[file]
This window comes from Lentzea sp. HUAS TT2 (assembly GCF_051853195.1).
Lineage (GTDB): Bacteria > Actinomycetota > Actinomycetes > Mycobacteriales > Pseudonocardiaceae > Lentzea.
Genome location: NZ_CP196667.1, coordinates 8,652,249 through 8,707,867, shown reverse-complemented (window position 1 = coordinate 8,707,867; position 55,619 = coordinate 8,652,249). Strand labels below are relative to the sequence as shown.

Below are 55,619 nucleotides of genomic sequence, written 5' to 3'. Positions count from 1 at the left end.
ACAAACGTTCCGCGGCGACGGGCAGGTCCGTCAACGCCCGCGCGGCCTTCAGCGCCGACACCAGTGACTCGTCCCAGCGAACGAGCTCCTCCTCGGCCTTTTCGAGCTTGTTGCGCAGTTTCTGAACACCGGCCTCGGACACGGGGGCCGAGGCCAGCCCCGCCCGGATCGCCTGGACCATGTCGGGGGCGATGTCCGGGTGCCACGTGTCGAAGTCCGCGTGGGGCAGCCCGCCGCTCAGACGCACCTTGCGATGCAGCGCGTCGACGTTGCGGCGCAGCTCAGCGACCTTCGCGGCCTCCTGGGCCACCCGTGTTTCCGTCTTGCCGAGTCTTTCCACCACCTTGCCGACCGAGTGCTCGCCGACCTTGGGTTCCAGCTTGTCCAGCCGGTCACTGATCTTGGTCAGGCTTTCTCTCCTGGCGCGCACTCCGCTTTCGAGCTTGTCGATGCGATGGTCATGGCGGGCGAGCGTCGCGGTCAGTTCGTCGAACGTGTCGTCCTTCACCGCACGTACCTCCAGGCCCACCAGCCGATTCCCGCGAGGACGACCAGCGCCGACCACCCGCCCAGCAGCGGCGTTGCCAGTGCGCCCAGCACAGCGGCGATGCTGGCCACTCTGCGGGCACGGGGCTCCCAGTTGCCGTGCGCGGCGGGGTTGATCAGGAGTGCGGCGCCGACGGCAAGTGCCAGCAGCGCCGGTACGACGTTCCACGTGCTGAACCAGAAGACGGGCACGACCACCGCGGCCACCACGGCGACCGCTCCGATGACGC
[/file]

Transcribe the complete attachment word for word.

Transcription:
This window comes from Lentzea sp. HUAS TT2 (assembly GCF_051853195.1).
Lineage (GTDB): Bacteria > Actinomycetota > Actinomycetes > Mycobacteriales > Pseudonocardiaceae > Lentzea.
Genome location: NZ_CP196667.1, coordinates 8,652,249 through 8,707,867, shown reverse-complemented (window position 1 = coordinate 8,707,867; position 55,619 = coordinate 8,652,249). Strand labels below are relative to the sequence as shown.

Below are 55,619 nucleotides of genomic sequence, written 5' to 3'. Positions count from 1 at the left end.
ACAAACGTTCCGCGGCGACGGGCAGGTCCGTCAACGCCCGCGCGGCCTTCAGCGCCGACACCAGTGACTCGTCCCAGCGAACGAGCTCCTCCTCGGCCTTTTCGAGCTTGTTGCGCAGTTTCTGAACACCGGCCTCGGACACGGGGGCCGAGGCCAGCCCCGCCCGGATCGCCTGGACCATGTCGGGGGCGATGTCCGGGTGCCACGTGTCGAAGTCCGCGTGGGGCAGCCCGCCGCTCAGACGCACCTTGCGATGCAGCGCGTCGACGTTGCGGCGCAGCTCAGCGACCTTCGCGGCCTCCTGGGCCACCCGTGTTTCCGTCTTGCCGAGTCTTTCCACCACCTTGCCGACCGAGTGCTCGCCGACCTTGGGTTCCAGCTTGTCCAGCCGGTCACTGATCTTGGTCAGGCTTTCTCTCCTGGCGCGCACTCCGCTTTCGAGCTTGTCGATGCGATGGTCATGGCGGGCGAGCGTCGCGGTCAGTTCGTCGAACGTGTCGTCCTTCACCGCACGTACCTCCAGGCCCACCAGCCGATTCCCGCGAGGACGACCAGCGCCGACCACCCGCCCAGCAGCGGCGTTGCCAGTGCGCCCAGCACAGCGGCGATGCTGGCCACTCTGCGGGCACGGGGCTCCCAGTTGCCGTGCGCGGCGGGGTTGATCAGGAGTGCGGCGCCGACGGCAAGTGCCAGCAGCGCCGGTACGACGTTCCACGTGCTGAACCAGAAGACGGGCACGACCACCGCGGCCACCACGGCGACCGCTCCGATGACGC